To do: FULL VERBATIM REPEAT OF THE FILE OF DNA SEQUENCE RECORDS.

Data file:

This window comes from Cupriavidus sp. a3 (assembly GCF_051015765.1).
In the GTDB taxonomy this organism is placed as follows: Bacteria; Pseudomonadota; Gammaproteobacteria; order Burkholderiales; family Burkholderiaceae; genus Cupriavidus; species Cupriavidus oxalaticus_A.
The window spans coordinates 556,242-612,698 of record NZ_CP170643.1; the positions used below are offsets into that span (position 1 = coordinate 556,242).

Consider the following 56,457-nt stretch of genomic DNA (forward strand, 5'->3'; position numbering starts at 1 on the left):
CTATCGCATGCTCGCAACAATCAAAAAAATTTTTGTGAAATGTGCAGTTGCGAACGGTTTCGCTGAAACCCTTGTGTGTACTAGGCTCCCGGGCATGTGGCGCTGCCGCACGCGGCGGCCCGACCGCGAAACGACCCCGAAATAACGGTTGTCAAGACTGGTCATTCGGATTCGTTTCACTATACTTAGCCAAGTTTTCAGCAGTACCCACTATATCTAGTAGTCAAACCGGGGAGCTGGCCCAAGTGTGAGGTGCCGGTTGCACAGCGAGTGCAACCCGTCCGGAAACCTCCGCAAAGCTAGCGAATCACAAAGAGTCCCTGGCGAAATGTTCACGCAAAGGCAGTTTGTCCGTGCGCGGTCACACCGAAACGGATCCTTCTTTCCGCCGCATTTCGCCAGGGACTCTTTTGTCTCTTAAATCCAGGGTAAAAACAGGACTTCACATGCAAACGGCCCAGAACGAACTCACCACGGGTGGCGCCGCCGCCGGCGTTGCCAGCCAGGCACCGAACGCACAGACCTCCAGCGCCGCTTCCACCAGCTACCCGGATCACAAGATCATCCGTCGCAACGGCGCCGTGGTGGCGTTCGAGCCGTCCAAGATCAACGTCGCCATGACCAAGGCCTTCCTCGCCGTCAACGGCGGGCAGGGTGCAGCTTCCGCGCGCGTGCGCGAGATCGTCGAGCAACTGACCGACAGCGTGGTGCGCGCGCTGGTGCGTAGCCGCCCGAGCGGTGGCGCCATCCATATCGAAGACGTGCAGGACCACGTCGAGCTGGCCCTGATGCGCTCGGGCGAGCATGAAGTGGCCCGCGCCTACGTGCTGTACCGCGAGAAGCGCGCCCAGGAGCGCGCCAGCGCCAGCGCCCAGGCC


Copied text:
This window comes from Cupriavidus sp. a3 (assembly GCF_051015765.1).
In the GTDB taxonomy this organism is placed as follows: Bacteria; Pseudomonadota; Gammaproteobacteria; order Burkholderiales; family Burkholderiaceae; genus Cupriavidus; species Cupriavidus oxalaticus_A.
The window spans coordinates 556,242-612,698 of record NZ_CP170643.1; the positions used below are offsets into that span (position 1 = coordinate 556,242).

Consider the following 56,457-nt stretch of genomic DNA (forward strand, 5'->3'; position numbering starts at 1 on the left):
CTATCGCATGCTCGCAACAATCAAAAAAATTTTTGTGAAATGTGCAGTTGCGAACGGTTTCGCTGAAACCCTTGTGTGTACTAGGCTCCCGGGCATGTGGCGCTGCCGCACGCGGCGGCCCGACCGCGAAACGACCCCGAAATAACGGTTGTCAAGACTGGTCATTCGGATTCGTTTCACTATACTTAGCCAAGTTTTCAGCAGTACCCACTATATCTAGTAGTCAAACCGGGGAGCTGGCCCAAGTGTGAGGTGCCGGTTGCACAGCGAGTGCAACCCGTCCGGAAACCTCCGCAAAGCTAGCGAATCACAAAGAGTCCCTGGCGAAATGTTCACGCAAAGGCAGTTTGTCCGTGCGCGGTCACACCGAAACGGATCCTTCTTTCCGCCGCATTTCGCCAGGGACTCTTTTGTCTCTTAAATCCAGGGTAAAAACAGGACTTCACATGCAAACGGCCCAGAACGAACTCACCACGGGTGGCGCCGCCGCCGGCGTTGCCAGCCAGGCACCGAACGCACAGACCTCCAGCGCCGCTTCCACCAGCTACCCGGATCACAAGATCATCCGTCGCAACGGCGCCGTGGTGGCGTTCGAGCCGTCCAAGATCAACGTCGCCATGACCAAGGCCTTCCTCGCCGTCAACGGCGGGCAGGGTGCAGCTTCCGCGCGCGTGCGCGAGATCGTCGAGCAACTGACCGACAGCGTGGTGCGCGCGCTGGTGCGTAGCCGCCCGAGCGGTGGCGCCATCCATATCGAAGACGTGCAGGACCACGTCGAGCTGGCCCTGATGCGCTCGGGCGAGCATGAAGTGGCCCGCGCCTACGTGCTGTACCGCGAGAAGCGCGCCCAGGAGCGCGCCAGCGCCAGCGCCCAGGCC